How do I compile a ROM with OpenPDroid
To build a ROM with OpenPDroid, you will need to patch the source code using the provided patches, and then build as you normally would.
To patch the source:
- Download the most relevant of the source code patch packages attached to this post
- Extract the patch files from the package
- On the command line, go to the root of your Android source code: it will contain folders such as 'build', 'frameworks', 'vendor', etc.
- Patch the source code with each patch file using the following command
patch -p1 < <patch_filename>
If you have previously built the ROM in the folder you are using, or you have previously built PDroid 2.0, Syvat's original PDroid, etc it can be helpful to delete the following directories:
What (specifically) can I control with OpenPDroid?
Currently, access to the following data and functions can be controlled (note this list exactly matches PDroid 2.0):
Data access: Device ID (IMEI/MEID/ESN) Phone/voicemail number Sim Card Serial (ICCID) Subscriber ID (IMSI) Source number of incoming calls Destination number of outgoing calls Network location GPS location Authentication credentials List of accounts, including identifiers (e.g. gmail e-mail address) Contact list and details Call log Calendar Read and send SMS Read and send MMS Record audio (not phone calls) Camera Browser bookmarks and history System logs Wifi Info, such as current access point, IP address Network information (detailed network information such as connection state, IP address, etc) Android ID (a unique installation ID for your Android installation) SIM information (your phone operator and country) Restrict access to iptables command ICC Access (reading or writing SMS on the SIM or R-UIM) Actions: Make phone calls Start on Boot (or more accurately, get notified when the boot is complete) Switch Wifi State (turn wifi on and off, change access points) Switch network state (turn off or on mobile data) Other Force online state (always tell the app that the device is online: only needed if denying Wifi info and/or Network info)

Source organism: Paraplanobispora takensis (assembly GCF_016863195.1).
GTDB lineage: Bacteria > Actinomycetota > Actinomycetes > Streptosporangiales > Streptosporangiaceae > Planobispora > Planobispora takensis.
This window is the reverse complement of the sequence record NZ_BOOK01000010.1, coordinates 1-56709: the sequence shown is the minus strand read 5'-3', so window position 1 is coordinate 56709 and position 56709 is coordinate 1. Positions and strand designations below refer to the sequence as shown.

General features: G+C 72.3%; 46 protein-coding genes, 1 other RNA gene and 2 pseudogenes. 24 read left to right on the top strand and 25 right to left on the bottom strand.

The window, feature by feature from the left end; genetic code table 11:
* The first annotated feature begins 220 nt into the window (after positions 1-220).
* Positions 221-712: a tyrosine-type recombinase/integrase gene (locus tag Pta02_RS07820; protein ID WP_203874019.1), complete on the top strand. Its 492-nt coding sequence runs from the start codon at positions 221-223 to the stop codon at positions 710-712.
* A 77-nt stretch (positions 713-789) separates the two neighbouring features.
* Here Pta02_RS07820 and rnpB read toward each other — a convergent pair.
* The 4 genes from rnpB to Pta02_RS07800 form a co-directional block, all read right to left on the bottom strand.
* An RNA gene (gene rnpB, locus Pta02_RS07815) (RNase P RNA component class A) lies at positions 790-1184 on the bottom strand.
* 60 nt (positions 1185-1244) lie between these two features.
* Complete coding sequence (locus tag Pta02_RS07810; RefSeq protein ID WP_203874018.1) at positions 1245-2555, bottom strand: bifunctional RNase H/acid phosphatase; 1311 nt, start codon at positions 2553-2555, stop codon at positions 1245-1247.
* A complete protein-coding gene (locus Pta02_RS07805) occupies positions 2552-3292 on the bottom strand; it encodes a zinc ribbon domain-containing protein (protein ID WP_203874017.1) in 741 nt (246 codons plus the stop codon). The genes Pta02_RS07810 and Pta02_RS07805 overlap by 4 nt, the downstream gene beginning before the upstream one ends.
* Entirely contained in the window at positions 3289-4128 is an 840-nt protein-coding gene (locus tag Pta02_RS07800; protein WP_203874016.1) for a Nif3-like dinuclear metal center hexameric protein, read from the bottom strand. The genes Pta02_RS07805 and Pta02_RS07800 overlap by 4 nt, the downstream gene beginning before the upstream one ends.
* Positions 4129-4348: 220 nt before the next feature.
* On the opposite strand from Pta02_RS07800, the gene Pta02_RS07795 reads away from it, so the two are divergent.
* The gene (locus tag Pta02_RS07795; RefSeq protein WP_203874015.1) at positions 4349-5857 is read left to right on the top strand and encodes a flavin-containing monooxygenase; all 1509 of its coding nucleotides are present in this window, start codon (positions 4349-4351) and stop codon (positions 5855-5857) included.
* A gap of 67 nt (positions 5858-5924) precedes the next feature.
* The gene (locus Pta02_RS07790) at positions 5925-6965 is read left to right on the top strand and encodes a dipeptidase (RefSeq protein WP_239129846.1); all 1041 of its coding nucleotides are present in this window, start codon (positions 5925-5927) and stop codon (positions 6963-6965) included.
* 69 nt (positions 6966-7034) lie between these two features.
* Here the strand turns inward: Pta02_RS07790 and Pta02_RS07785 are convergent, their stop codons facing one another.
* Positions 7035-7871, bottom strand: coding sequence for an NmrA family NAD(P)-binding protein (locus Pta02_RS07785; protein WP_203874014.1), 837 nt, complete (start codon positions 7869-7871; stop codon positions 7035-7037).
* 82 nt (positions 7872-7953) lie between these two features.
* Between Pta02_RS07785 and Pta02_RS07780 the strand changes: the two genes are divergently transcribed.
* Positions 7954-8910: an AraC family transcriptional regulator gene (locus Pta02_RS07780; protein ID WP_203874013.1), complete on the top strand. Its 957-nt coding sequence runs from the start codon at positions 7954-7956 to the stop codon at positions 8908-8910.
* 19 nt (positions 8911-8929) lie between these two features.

Thanks to those users who have posted bug details, we now have a list of known issues. I have tried to indicate which will be fixed in the next release, but it is tentative. These issues can also be found (and discussed) on the github issues list
- Requests for tower location are always blocked (ETA unknown)
Device lags when GPS is active (ETA: next release; experimental fix in 'devel' branch of 4.2.1-based ROMs: same fix as the below camera lag issue)
Camera lags when OpenPDroid is installed (ETA: next release; experimental fix in 'devel' branch of 4.2.1-based ROMs)
What are all these repos and branches?
In the github account containing the OpenPDroid repositories, there are numerous repositories. Many of these are OpenPdroid related: but not quite all of them. In addition, not all of them are relevant to each ROM.